Dec. 26: Becky’s Drive-In, Walnutport PA

It’s Day 360 of my virtual Drive-In-a-Day Odyssey, time to return to Pennsylvania for the final six drive-in visits. On this cold, sunny day, that meant spending a bit under four hours driving from the Southington Drive-In in Southington CT to Becky’s Drive-In just east of Walnutport PA.

Becky’s, the legacy of William “Becky” Beck, opened as the Route 45 Drive-In in the 1940s. The exact dates vary in the telling, but Beck opened a drive-in on leased land, then two years later purchased a lot that was a block away and built there. Cinema Treasures has a Grand Opening ad from June 26, 1946. The Lehigh Valley Marketplace wrote that Beck “opened the Route 45 Drive-in on leased property; in 1946, he bought the land where his namesake theater now stands.” Which would put the first opening in 1944.

The Blue Mountain Town & Country Gazette wrote in July 2014 that when the Route 45 opened, it had two loudspeakers for the whole viewing field. “Around 1981, he put in the radio transmitters in AM, so people couldn’t steal or damage the speakers,” said Beck’s son Darrell. “Then it went to FM and it’s done that way still today.”

Around 1971, Beck switched to adult movies “for survival” according to later generations. “People would snicker, but we had to do that or there would be a store here now,” co-owner Cindy Beck Deppe told The Allentown Morning Call in September 1997. It was also about that time when Pennsylvania promulgated a change to that highway’s number from 45 to 248, and about when the Route 45 changed its name to Becky’s. (However, a Morning Call traffic accident story in September 1972 still called it the Route 45.)

By all accounts, Beck gave generously of his time and talents and was a beloved figure in the community. The Morning Call wrote in October 1982 that neighbors weren’t bothered that Becky’s was showing X-rated movies. It said that he had retired and his son Dennis had purchased the drive-in “at the beginning of the year.” That matched when the Gazette said all five Beck siblings bought the business.

William Beck died in 1987, and the following year his widow and children switched back to family films. Second-eldest Dale Beck passed away in 1997, but the remaining siblings and their families still run Becky’s. The drive-in added a second screen in 2005 and swapped it for a permanent second screen in 2007. More recently, they put in a new refreshment stand (midway between the screens) and expanded the restroom facilities.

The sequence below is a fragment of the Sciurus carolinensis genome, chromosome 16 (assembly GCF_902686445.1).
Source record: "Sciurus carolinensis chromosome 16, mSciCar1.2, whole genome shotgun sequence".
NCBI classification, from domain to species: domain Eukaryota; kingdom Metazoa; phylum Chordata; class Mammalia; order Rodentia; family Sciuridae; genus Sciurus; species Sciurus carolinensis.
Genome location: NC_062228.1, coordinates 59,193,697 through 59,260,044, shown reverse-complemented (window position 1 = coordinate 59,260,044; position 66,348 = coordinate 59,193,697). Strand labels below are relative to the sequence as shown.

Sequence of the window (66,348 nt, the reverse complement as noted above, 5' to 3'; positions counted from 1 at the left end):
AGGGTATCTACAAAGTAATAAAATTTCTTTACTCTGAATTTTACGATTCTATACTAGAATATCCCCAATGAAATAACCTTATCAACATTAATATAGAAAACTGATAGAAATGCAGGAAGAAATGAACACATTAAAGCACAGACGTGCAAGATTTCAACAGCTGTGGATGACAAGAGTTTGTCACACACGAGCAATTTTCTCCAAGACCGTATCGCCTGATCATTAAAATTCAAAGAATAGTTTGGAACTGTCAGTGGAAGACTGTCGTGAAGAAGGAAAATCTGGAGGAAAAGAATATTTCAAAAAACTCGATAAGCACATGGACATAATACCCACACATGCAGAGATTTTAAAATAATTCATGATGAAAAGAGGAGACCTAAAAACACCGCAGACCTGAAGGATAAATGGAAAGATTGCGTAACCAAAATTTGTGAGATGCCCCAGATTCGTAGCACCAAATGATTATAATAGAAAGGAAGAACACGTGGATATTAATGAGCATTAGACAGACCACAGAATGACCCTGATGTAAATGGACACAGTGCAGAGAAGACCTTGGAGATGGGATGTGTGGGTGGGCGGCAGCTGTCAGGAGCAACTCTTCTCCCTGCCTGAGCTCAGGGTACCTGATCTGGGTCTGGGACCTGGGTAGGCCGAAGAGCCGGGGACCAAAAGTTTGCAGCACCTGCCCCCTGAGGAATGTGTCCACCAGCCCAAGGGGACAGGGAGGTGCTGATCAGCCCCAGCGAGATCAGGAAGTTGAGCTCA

In 2013, drive-in historian Don Sanders called Becky’s the best drive-in in the country. “It offers everything a drive-in’s supposed to offer,” he told USA Today. “Really good food, a pastoral setting, a field sloped so you can see.”

The embedded video of the day is another rare treat. It’s a collection of news reports about Becky’s in 2001-2003, posted on the drive-in’s Facebook page.

Becky’s closed its season in mid-October. I’m glad that such a class act is still going strong.

Miles Today / Total: 200 / 39948 (rounded to the nearest mile)

Movie Showing / Total Active Nights: dark / 200

Nearby Restaurant: The Fire Stone Pizza & Grill sounds like just a pizza joint, but it’s got a lot more than that. More than strombolis and calzones, the Fire Stone also takes pride in its topped French fries and hamburgers. I had the “loaded” fries with bacon and cheddar, then a mushroom swiss burger. Maybe I’ll just eat a big salad tomorrow.

Where I Virtually Stayed: The closest hotels to Becky’s are in Lehighton, about 11 miles away, and one of those is a Hampton Inn. There were cookies, flavored water and coffee waiting for me at check-in. My comfortable, standardized room had all the modern amenities. The fine standard Hampton breakfast had plenty of warm protein to go along with the continental favorites. Staying here was just a no-brainer.

Only in Walnutport: Next door in Slatington, there’s a historic Fireman’s Drinking Fountain. The 12-foot high statue depicts a volunteer fireman carrying a child and holding a lantern, illuminated with an electric light at night. It was erected in 1909 in the center of Slatington to provide a drinking fountain for people and a drinking area for horses and dogs. After it was damaged in a 1979 car accident, it was restored and rededicated in July 1980.

Next stop: Shankweilers Drive-In Theatre, Orefield PA.